I believe that in the beginning if you could afford a single 'unit' that does nothing else but sits on their collective haunches, chip flint into spear tips and run screaming at the other guys who had been doing the very same thing, you'd be doing well?

    The question boils down to how many guys could one afford to NOT be in the field WORKING? And if they're merely building roads, or buildings, then they're not in the fields - WORKING - are they?

    The flip side to this issue is having 50 pop points WORKING the fields, and a few pop points merely lolly gaggin' about with the 'slow / stop' signs on the road-buildin' crews, and a couple other guys collectin' the tax / tariff, but a single unit of screaming spear-tips wielding radicals could upset that apple-cart, eh?

    Given the existing schema of CivIII, this has to be related to food somehow.
     
  4. timerover51

    timerover51 Deity

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    About the only way that I can think of to get the game to do what you want is set all of the pre-Industrial Age units to be auto-produced at set intervals, say 10 turns, from various buildings. Warriors from Barracks, Horseman/Knights from Stables (you would have to add a Stable building for this), Galleys from Harbors, and later units from additional buildings, although Coastal Fortress could be used to produce either the Caravel or the Galleon.

    As for food, if you boost the effect of irrigation to two or three additional food per tile, increase the terrain yield from coast, sea, and ocean tiles, and the resource yield of some of the bonus resources, along with increasing the population limits on towns and cities to say 12 and 24, you will get roughly the correct proportions for the Ancient and Medieval periods, if you are autoproducing units.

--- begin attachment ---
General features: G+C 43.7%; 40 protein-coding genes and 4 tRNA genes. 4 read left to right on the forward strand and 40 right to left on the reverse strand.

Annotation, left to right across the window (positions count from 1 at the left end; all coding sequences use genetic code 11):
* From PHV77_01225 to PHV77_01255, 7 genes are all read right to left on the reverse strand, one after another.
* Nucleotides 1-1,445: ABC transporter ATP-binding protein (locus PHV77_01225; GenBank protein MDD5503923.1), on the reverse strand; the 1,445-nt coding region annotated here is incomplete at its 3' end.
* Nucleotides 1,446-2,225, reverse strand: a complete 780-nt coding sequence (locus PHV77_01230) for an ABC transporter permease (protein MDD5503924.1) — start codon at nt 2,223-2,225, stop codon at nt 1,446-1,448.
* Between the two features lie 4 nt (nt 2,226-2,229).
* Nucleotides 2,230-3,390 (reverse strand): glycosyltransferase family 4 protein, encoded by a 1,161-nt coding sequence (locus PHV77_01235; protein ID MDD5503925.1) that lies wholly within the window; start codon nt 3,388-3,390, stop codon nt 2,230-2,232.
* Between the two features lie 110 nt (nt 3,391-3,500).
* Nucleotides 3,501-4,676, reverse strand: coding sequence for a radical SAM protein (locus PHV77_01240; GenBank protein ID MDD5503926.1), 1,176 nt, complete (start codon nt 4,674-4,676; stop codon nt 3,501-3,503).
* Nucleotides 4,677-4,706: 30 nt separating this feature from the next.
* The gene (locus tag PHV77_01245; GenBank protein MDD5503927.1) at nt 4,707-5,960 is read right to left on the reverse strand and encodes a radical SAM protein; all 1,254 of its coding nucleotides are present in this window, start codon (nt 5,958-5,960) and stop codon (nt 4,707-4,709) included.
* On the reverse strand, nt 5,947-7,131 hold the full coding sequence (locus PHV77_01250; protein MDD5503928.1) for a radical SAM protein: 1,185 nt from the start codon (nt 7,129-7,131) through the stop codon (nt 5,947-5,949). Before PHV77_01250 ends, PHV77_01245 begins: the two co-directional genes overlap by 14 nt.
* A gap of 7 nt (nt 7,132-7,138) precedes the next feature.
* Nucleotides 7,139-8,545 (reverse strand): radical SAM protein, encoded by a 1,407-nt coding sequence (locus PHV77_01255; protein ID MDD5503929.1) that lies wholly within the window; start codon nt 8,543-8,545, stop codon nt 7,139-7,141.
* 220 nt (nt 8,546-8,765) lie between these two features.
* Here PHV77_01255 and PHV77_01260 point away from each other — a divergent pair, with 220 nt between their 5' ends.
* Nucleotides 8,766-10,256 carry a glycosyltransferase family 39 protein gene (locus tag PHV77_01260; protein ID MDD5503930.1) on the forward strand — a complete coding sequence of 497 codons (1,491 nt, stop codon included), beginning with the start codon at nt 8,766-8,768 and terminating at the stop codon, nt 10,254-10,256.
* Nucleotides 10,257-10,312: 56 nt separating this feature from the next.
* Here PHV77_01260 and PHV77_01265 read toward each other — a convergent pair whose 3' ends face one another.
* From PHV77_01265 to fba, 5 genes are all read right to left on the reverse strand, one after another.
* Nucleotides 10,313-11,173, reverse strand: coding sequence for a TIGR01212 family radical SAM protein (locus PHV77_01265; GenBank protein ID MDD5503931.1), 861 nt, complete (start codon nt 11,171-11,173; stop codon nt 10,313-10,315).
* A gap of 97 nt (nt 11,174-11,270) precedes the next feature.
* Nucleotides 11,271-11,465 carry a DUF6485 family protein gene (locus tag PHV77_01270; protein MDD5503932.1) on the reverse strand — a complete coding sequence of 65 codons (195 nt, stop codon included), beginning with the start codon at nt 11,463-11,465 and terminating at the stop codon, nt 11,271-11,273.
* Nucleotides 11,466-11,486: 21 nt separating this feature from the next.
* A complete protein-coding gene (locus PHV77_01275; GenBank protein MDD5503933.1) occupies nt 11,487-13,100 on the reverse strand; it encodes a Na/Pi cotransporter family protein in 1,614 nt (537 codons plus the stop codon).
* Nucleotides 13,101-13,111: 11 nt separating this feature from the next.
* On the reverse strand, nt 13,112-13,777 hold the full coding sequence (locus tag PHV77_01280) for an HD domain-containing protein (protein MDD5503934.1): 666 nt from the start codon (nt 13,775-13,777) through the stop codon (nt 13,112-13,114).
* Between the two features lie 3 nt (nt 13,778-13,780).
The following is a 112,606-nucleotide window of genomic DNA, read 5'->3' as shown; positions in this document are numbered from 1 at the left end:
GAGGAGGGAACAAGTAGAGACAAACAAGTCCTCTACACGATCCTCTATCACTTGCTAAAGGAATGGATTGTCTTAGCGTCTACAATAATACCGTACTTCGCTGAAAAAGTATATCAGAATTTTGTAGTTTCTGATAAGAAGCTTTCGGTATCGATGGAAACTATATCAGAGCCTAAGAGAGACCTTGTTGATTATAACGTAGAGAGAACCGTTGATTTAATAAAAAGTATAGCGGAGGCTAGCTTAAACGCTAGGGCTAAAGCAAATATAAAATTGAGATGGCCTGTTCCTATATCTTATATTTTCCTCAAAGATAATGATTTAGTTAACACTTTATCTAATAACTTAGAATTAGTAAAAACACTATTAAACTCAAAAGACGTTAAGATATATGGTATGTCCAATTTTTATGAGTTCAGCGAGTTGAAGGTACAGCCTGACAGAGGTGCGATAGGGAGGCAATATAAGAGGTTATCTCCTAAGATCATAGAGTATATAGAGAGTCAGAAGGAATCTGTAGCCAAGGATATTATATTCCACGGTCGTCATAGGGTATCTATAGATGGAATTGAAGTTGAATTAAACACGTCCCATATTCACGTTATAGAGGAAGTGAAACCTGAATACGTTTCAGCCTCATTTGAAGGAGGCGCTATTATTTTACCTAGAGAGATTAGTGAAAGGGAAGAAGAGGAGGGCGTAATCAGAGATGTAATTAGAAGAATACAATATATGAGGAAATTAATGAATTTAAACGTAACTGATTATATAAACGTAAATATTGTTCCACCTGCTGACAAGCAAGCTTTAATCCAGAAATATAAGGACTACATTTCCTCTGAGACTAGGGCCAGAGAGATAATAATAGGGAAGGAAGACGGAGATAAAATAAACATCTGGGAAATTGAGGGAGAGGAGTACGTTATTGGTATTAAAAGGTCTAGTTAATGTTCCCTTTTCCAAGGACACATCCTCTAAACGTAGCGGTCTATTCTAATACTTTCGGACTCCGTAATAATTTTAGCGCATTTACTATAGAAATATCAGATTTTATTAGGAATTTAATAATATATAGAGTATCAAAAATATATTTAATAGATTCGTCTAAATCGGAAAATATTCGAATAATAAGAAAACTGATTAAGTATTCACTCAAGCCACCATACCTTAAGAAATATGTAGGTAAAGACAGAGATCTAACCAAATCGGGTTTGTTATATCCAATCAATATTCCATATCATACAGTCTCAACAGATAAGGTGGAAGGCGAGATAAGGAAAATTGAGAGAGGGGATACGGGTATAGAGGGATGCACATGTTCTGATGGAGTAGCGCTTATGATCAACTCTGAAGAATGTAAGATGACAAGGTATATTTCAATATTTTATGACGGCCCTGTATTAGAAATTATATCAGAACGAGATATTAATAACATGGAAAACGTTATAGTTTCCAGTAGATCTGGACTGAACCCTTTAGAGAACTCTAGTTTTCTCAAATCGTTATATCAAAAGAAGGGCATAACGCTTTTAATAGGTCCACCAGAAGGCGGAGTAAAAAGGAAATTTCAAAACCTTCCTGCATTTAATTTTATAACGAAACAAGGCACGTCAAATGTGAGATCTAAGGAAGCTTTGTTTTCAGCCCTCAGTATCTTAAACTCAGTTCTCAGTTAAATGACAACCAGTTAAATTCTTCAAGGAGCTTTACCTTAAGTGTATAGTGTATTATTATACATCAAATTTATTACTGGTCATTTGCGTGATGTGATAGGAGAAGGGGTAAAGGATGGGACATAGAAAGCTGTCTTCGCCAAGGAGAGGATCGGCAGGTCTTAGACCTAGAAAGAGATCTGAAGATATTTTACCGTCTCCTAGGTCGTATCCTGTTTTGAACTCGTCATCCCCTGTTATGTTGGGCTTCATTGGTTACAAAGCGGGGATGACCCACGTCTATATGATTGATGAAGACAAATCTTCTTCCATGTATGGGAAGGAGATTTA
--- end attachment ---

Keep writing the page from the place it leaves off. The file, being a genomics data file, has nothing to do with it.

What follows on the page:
Then for modern units, just make them cost a lot of shields and population. If you look at my Naval Mod located here:

    http://forums.civfanatics.com/showthread.php?t=322522

    that should give you some idea as to the terrain and resource modifications that I use. If you go to City Level 3, you can get very large populations in coastal cities and favorable inland locations.
     
  5. Karl der Grosse

    Karl der Grosse Chieftain

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    Woah. Interesting idear; it is logically congruent with the idear already presented a while back concerning the production of Damascus Steel, i.e., a city improvement makes 'units' of such that are then upgraded to actual military units utilizing such. Which in itself is a phenomenal idear in that Damascus Steel - and any other type of resource I can dream up, e.g., charcoal / coke, et ali - 'units' are commerce generating 'units'.

    You broach the autoproduction mechanism - something that I was extremely concerned about with respect to loss of a crucial ingredient to make a 'unit' type Damascus Steel resource, but was assured that if the crucial ingredient(s) were missing autoproduction would halt and resume once the missing prerequisites are present again.

    I'm excited by your idea; labor-shirking flint-nappers can be a resource-feed-into' requirement to make 'warrior' units. Excessive output of the lolly-gaggin' flint-nappers can be a 'commodity' that generates commerce.